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Re: FFF aggression

I was just looking around at the various info sources and these fish seem to
come from somewhat cooler waters than at which most aquariums are being

I'm not certain about the geology of Florida.  Some people living there
report very soft water whereas given the limestone sinkholes that abound,
I'm sure the water in those areas is quite hard.  pH would reflect this as

So is it possible that this fish is just irritated by the conditions present
in some planted CO2 injected tanks?  I know, for example, that fish with
internal parasites can be really miserable and aggressive to other fish in
their vicinity.  I don't see why, if other creatures get irritable
(including us humans) when exposed to environmental conditions that make us
uncomfortable) that Florida Flagfish can't also be likewise.

It's strange because according to Baensch, for example, FFF are only
aggressive and to conspecifics when mating, whereas people are reporting
that these fish are majorly aggressive towards all their tankmates.  There's
got to be a logical reason for this and perhaps even though they are good
algae eaters, they may not be suitable for all tank conditions.  If someone
can figure out what it is that they don't like, then others can avoid the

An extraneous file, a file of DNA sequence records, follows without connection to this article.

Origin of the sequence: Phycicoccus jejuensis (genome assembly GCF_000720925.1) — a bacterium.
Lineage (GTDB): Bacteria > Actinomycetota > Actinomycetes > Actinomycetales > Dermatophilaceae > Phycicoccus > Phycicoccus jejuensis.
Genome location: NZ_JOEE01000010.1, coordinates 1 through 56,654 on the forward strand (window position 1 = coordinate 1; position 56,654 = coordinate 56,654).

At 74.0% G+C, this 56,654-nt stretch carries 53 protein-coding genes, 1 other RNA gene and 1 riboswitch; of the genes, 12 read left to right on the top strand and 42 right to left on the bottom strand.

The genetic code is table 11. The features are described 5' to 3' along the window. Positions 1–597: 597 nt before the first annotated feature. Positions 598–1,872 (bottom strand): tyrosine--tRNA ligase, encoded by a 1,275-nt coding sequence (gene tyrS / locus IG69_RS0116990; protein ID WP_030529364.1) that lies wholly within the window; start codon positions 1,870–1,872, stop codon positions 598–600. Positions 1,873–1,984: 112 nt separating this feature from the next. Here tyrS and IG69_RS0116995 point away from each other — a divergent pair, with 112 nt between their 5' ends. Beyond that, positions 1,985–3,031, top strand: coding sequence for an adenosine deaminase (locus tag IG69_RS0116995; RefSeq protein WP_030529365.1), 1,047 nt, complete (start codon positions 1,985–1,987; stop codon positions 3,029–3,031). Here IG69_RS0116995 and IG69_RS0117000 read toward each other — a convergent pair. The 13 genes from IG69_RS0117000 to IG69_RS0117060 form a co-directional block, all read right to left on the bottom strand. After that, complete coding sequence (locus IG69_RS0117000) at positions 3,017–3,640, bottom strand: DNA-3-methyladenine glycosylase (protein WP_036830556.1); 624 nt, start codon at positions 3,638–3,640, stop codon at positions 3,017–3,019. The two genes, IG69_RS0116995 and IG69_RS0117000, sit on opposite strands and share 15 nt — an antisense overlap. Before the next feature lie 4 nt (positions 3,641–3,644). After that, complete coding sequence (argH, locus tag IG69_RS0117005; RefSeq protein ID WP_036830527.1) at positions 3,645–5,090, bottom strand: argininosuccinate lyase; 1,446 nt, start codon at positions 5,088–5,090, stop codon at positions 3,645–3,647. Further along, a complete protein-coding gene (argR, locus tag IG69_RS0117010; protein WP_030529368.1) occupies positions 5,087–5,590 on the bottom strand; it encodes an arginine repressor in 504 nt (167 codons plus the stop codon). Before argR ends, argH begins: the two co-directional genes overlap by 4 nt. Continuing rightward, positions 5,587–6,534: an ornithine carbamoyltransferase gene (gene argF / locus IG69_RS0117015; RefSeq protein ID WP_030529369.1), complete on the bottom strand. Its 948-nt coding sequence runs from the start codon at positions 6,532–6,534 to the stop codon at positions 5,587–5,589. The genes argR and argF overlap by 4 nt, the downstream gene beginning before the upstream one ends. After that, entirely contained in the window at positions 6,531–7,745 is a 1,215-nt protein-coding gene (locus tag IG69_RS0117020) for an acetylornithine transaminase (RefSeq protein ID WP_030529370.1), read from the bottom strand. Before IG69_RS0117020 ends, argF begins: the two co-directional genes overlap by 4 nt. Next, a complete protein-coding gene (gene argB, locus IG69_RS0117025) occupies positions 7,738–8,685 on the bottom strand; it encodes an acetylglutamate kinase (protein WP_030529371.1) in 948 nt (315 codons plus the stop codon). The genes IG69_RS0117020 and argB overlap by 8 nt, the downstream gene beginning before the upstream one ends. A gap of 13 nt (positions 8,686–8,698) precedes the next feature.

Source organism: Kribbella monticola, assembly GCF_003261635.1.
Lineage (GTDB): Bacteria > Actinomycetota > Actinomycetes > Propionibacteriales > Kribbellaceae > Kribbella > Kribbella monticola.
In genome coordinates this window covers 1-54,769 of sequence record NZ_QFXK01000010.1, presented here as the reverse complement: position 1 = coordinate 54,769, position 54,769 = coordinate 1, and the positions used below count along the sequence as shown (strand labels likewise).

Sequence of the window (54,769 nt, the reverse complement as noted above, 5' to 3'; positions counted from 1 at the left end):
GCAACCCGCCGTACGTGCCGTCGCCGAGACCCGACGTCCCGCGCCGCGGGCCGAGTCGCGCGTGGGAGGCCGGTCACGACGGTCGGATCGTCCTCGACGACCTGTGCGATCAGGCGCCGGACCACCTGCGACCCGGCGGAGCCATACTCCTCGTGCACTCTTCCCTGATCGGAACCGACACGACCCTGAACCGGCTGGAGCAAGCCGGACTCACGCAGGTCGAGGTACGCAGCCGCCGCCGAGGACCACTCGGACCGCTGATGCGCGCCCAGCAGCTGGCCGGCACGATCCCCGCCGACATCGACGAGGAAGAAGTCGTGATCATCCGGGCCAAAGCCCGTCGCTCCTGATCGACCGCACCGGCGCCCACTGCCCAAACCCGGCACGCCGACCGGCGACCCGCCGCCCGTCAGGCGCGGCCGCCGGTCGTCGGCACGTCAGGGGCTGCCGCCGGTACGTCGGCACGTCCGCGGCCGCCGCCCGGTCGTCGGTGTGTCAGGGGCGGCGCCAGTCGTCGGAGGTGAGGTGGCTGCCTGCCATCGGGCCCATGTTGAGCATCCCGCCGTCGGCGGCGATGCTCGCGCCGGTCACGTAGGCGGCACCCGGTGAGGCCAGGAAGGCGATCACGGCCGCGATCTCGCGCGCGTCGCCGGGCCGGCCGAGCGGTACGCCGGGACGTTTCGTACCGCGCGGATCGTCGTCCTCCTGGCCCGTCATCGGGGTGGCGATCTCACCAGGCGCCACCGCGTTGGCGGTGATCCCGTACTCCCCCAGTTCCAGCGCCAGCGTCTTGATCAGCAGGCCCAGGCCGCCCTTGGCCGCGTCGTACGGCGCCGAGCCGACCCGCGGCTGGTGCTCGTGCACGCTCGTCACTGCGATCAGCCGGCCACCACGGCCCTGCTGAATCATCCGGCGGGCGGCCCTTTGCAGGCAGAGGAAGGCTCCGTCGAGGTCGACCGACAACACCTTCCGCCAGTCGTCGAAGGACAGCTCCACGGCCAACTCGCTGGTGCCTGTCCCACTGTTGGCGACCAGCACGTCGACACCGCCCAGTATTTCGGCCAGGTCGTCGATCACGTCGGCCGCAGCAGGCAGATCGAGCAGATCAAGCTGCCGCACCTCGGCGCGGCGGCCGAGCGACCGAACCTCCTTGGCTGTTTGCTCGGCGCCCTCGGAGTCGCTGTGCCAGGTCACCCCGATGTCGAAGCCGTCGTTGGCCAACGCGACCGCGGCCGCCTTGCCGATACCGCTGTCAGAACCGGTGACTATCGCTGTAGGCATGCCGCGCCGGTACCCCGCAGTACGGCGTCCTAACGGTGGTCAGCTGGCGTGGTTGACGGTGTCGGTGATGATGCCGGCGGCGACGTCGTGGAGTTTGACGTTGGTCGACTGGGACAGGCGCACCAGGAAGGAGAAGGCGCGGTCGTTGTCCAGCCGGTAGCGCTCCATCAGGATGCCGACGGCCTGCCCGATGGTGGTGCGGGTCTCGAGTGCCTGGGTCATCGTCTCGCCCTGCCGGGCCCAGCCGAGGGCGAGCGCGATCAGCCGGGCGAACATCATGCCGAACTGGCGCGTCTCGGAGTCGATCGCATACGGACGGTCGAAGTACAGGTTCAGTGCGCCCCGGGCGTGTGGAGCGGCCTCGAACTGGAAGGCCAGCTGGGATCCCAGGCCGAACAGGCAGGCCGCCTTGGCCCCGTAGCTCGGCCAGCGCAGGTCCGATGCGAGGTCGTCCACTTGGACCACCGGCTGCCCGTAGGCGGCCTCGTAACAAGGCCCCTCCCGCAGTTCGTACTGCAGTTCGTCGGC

heartache and aggravation of having these fish exhibit behaviours that are
destructive and annoying.

There are all sorts of ways in which people have had to design tank setups
to suit the natures of the beasts they keep.  Mbuna must be kept in crowded
conditions.  But they are 'exotics' and allegedly 'gorgeous'.  It's likely
that because FFF are just 'American, local' fish, no one has really spent
the time and energy to observe what conditions favour these fish and
optimize their behaviour to suit the needs of those with planted tanks that
contain other fish.  It's a case for 'fish psychology'.

I don't keep these fish anymore because we couldn't get healthy specimens
here in Toronto.  The ones I bought didn't last long at all and I just gave
up.  So I don't know much about them.  But I do know about other fish and
their behaviours.  Sometimes it's something rather subtle, not obvious at
all, that can change a fish from being a 'model citizen' to being 'a
terror'.  It would be better, in all fairness, to not make blanket
statements about these fish.  More research and observation would be the
most logical course to take.

Gabriella Kadar
Toronto, Canada